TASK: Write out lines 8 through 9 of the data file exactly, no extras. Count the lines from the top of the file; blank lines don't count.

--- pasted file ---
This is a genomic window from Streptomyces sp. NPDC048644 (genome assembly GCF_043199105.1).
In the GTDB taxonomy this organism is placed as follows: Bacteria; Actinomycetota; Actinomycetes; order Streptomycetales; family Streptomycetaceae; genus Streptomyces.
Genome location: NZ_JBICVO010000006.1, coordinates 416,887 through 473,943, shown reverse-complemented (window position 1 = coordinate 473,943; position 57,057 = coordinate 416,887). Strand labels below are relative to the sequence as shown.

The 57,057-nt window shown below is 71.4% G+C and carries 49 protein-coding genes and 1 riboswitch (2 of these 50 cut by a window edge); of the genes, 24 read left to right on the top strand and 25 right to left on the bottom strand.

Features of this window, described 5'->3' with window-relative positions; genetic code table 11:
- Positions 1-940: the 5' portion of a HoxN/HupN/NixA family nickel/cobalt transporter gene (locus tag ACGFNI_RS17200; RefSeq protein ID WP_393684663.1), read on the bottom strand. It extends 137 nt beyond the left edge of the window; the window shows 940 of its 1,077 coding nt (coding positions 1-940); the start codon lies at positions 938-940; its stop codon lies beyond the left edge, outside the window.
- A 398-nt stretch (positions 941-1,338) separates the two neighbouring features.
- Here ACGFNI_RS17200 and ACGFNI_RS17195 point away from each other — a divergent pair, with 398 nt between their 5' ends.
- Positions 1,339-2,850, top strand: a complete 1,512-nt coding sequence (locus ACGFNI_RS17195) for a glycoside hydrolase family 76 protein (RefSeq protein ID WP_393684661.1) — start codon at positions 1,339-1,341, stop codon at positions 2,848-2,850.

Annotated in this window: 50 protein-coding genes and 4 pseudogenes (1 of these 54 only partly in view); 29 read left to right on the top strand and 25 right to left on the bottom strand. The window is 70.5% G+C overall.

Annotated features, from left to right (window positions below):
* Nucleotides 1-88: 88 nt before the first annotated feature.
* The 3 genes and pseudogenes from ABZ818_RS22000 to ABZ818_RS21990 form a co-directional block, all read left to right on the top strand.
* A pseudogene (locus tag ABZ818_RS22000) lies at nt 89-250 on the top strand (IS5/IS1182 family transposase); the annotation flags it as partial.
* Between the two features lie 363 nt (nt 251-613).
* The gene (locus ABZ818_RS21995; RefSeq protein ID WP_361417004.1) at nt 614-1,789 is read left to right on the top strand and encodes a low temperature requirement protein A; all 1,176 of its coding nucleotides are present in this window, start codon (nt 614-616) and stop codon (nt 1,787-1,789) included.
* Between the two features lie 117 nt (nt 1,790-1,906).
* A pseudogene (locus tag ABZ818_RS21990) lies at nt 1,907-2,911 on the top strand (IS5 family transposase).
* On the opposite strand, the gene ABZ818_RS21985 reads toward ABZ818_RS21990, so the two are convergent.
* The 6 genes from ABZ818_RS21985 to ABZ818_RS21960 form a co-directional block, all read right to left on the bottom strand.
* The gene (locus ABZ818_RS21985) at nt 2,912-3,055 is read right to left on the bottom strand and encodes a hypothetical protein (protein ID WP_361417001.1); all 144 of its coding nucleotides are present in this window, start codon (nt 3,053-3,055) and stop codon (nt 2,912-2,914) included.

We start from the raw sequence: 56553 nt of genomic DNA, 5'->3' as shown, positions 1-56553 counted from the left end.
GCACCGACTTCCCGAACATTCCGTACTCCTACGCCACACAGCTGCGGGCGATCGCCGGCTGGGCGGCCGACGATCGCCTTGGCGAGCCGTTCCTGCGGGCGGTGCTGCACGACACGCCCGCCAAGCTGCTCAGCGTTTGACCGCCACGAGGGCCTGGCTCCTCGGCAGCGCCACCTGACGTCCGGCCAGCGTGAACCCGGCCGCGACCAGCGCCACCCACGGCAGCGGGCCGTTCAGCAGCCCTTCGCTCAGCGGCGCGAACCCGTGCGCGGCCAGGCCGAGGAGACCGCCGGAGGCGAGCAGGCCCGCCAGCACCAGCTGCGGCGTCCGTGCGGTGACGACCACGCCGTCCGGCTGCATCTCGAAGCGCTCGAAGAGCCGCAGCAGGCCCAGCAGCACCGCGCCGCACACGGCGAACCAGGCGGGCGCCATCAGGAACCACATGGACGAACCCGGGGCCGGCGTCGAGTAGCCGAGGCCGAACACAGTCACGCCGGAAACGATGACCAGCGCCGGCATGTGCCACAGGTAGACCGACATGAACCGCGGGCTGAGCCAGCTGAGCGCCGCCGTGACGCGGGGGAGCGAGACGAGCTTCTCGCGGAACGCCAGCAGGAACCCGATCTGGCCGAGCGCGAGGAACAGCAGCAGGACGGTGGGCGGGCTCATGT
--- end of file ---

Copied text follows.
- Here ACGFNI_RS17200 and ACGFNI_RS17195 point away from each other — a divergent pair, with 398 nt between their 5' ends.
- Positions 1,339-2,850, top strand: a complete 1,512-nt coding sequence (locus ACGFNI_RS17195) for a glycoside hydrolase family 76 protein (RefSeq protein ID WP_393684661.1) — start codon at positions 1,339-1,341, stop codon at positions 2,848-2,850.